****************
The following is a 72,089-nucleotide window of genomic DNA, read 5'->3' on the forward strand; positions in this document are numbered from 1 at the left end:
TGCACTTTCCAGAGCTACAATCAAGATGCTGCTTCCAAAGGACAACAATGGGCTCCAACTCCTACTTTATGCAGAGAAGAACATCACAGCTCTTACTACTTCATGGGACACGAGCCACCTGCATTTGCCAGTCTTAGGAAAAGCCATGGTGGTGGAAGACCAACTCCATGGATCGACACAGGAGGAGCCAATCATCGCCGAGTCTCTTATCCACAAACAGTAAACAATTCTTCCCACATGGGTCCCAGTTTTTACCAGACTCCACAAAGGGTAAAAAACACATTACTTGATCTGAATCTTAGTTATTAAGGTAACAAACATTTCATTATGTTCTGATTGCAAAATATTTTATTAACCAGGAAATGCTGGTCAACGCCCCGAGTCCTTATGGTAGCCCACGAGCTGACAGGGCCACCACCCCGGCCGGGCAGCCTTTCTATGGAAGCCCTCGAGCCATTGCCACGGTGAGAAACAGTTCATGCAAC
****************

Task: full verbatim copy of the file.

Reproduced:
The following is a 72,089-nucleotide window of genomic DNA, read 5'->3' on the forward strand; positions in this document are numbered from 1 at the left end:
TGCACTTTCCAGAGCTACAATCAAGATGCTGCTTCCAAAGGACAACAATGGGCTCCAACTCCTACTTTATGCAGAGAAGAACATCACAGCTCTTACTACTTCATGGGACACGAGCCACCTGCATTTGCCAGTCTTAGGAAAAGCCATGGTGGTGGAAGACCAACTCCATGGATCGACACAGGAGGAGCCAATCATCGCCGAGTCTCTTATCCACAAACAGTAAACAATTCTTCCCACATGGGTCCCAGTTTTTACCAGACTCCACAAAGGGTAAAAAACACATTACTTGATCTGAATCTTAGTTATTAAGGTAACAAACATTTCATTATGTTCTGATTGCAAAATATTTTATTAACCAGGAAATGCTGGTCAACGCCCCGAGTCCTTATGGTAGCCCACGAGCTGACAGGGCCACCACCCCGGCCGGGCAGCCTTTCTATGGAAGCCCTCGAGCCATTGCCACGGTGAGAAACAGTTCATGCAAC